Police argue they “acted promptly”. “The girls were constantly on the move… They died returning from Bangalore to Ernakulam,” says a senior officer.
Arya K Suresh
One of the clues found in the trail of the girls was a tablet allegedly sold by Arya, a computer science student, to a shopkeeper in Bangalore. Mother Rosily Suresh says it was a prized possession.
“My daughter did not even have a cellphone. She only owned the tablet, which was gifted by her father, who works in the Gulf as a mechanic,” Rosily says.
She knows of the claim that the girls “misused” Internet. Rosily admits Arya had a Facebook page, but adds her brother blocked it “as she spent too much time online”.
The family, which isn’t very well-off, lives in a two-room house in a Dalit colony in Airavan village.
Uncle K Subhash, a bus driver and leader of a local Dalit outfit, blames police. “Had they released pictures of the three girls, they could have been saved. Instead, police didn’t, saying the girls’ future could be harmed.”
Slamming police claims of “family problems”, he adds, “We thought they have common sense, but they are just incapable.”
Athira R Nair
She belonged to the most well-off family among the three girls. Father Ramachandran Nair is a building contractor, who has worked in the Gulf. The family lives in a three-room house in Manjakadambu village.
Two days after the girls went missing, Athira’s father met DGP T P Senkumar. He can’t understand police decision not to release pictures of the girls either. “They could have been traced in Bangalore,” Nair laments.
Adding that they didn’t suspect anyone, he says, “But why has the police not got any clue as to the reasons behind the trip?”
“What family problems?” Nair adds. “And if at all my daughter was mentally disturbed, what about the other girls? My daughter had no issues, she was a good student. I knew Arya and Raji too, they often came home.”
While the parents of all three say they were “good” in studies, their teachers say they had been struggling lately. “The girls had good marks in Class X, but were not performing well in Class XI,” says one.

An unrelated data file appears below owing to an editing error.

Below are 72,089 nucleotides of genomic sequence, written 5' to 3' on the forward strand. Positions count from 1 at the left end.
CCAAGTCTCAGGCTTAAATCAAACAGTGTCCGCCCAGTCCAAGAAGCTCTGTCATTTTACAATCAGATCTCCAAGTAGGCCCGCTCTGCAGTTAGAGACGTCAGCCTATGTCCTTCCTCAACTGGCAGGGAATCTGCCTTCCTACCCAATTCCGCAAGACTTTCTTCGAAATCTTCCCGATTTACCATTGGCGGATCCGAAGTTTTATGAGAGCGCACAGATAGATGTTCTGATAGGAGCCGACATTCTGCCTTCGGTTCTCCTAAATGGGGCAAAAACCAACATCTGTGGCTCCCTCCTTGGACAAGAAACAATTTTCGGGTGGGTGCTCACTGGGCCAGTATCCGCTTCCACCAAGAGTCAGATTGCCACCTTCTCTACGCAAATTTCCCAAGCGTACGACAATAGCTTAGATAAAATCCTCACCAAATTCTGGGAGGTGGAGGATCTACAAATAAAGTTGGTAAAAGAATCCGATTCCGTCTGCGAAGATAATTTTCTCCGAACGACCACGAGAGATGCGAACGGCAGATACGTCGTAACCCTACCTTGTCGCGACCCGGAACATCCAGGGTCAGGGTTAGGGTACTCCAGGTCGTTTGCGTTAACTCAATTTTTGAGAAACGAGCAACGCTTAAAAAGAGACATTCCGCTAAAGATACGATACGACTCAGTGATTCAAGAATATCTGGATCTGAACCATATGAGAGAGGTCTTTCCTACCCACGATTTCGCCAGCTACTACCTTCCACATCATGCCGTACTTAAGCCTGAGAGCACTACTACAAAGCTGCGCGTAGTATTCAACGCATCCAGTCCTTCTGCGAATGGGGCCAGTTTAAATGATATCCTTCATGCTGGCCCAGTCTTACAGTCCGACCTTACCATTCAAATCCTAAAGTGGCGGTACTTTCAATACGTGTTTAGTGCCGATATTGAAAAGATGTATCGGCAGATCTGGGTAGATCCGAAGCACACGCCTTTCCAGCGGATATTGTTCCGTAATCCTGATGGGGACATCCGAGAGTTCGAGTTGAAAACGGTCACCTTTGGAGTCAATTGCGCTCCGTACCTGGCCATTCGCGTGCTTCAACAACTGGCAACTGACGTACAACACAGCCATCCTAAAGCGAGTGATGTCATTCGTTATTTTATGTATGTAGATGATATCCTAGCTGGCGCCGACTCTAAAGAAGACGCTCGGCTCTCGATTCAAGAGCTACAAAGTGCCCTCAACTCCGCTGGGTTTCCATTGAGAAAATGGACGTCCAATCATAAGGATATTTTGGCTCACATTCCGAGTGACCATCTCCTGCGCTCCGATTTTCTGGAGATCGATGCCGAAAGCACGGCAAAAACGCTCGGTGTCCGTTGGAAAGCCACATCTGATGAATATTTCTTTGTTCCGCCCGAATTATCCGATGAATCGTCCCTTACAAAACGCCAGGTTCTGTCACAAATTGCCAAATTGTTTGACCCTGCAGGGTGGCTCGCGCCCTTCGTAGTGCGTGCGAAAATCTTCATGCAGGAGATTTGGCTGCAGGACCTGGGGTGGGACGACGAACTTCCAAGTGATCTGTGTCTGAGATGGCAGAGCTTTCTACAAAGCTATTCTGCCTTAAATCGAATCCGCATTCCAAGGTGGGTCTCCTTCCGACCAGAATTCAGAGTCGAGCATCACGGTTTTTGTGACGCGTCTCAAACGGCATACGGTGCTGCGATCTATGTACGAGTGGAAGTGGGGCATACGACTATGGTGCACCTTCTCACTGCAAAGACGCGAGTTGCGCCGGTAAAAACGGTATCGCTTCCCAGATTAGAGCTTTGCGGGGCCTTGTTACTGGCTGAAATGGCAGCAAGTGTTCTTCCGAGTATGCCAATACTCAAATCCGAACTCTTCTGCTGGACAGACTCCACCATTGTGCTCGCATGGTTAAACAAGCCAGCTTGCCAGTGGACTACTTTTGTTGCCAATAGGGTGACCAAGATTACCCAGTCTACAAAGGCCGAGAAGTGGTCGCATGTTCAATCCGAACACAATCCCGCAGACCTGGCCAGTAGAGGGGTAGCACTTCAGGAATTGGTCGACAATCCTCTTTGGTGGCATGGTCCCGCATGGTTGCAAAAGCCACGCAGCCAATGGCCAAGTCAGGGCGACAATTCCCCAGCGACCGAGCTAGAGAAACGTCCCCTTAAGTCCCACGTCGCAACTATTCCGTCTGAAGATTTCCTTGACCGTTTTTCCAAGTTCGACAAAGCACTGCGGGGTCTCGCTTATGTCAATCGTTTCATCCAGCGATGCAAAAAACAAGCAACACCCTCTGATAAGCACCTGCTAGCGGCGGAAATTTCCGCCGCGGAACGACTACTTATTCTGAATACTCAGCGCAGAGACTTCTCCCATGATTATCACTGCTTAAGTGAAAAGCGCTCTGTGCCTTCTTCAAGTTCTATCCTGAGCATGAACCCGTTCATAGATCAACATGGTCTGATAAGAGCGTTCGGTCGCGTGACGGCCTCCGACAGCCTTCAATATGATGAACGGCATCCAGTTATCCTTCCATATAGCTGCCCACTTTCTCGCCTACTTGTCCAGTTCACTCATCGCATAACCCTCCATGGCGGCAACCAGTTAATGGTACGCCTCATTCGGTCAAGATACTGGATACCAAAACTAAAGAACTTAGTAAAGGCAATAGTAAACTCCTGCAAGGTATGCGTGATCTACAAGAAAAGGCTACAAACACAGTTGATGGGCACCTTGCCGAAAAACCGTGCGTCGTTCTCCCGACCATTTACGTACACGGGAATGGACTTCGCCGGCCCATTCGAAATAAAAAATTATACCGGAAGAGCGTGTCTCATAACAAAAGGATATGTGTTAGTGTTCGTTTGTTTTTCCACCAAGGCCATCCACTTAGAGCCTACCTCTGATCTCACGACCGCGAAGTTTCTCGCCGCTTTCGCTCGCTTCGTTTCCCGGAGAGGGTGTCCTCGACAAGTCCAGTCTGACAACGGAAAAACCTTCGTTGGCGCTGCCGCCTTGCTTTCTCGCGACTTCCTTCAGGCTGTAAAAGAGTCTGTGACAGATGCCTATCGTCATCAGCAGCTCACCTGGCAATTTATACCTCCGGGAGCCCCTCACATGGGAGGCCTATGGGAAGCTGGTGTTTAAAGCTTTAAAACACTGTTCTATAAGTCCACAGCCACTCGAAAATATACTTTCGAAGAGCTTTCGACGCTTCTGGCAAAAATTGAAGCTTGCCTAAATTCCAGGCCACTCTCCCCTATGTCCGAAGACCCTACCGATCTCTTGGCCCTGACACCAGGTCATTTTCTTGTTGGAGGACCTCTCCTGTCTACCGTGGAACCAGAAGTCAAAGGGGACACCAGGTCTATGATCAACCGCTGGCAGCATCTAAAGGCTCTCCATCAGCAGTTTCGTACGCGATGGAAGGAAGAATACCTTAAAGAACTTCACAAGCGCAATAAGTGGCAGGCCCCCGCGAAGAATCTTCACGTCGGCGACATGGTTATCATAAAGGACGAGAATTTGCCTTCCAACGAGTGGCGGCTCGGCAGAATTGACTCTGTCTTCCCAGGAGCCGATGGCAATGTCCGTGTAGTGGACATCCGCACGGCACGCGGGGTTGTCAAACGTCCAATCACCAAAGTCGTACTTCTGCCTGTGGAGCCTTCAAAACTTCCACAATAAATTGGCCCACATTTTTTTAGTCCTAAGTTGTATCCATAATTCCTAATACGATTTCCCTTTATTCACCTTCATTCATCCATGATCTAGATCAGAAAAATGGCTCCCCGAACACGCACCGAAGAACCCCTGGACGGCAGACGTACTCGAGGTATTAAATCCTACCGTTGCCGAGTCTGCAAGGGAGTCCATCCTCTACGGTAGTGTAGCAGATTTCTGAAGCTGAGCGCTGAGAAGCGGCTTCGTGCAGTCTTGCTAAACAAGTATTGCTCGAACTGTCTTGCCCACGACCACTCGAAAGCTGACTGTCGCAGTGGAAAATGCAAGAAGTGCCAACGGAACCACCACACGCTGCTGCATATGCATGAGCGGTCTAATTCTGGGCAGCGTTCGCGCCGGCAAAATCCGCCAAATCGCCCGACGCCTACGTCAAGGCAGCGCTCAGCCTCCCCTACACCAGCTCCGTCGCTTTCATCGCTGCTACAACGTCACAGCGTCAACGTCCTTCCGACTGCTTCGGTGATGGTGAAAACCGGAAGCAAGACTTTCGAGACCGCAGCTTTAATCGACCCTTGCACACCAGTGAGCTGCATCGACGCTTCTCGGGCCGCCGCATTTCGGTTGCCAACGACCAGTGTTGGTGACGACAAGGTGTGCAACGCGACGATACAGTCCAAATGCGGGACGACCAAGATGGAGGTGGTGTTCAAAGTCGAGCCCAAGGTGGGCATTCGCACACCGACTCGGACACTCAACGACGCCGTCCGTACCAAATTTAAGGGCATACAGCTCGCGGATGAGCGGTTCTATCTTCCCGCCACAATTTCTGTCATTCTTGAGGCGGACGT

However, the teachers too dismiss the suicide theory. “Most students have family troubles, it is completely unbelievable the girls went on a trip to kill themselves,” a teacher says.
Despite little evidence to go on, police have stuck to the suicide theory. “Their online messages show one of the girls was afraid to tell her parents she had pawned a gold coin worth Rs 2,000. Another was concerned over poor results. They were in distress, they had family problems,” emphasises Investigating Officer Nazim.
Police also talk about something one of Raji’s classmates mentioned. “Raji came to me with Athira and Arya and said they were going to die. I just laughed it off,” says the classmate.
Police questioned 20 youths in all, apart from 80 others. “We asked them about their social media links to the girls, but could not connect anything to the trip,” admits Nazim.
The families suspect at least one youth, aged 22, who also left Konni around the time, returning after the girls’ deaths. “We read police had found proof of this boy’s communication with one of the girls,” says Sujatha.
A relative of the 22-year-old, in turn, claims the summons to the youth was under “pressure from RSS and BJP leaders”. “He had gone to work at a private medical lab in Ernakulam at that time,” the relative says.
The families, which sat on a hunger strike last month, don’t want to be caught up in such politics.
Sujatha adds that she keeps going back to the unanswered questions. “If the girls had jumped from a moving train, how were Raji and Athira’s bodies lying so close to the track?” she asks. There is another image that haunts her.
“Raji’s glasses were kept neatly folded on her chappals, on the opposite side of the track. It was very unusual.”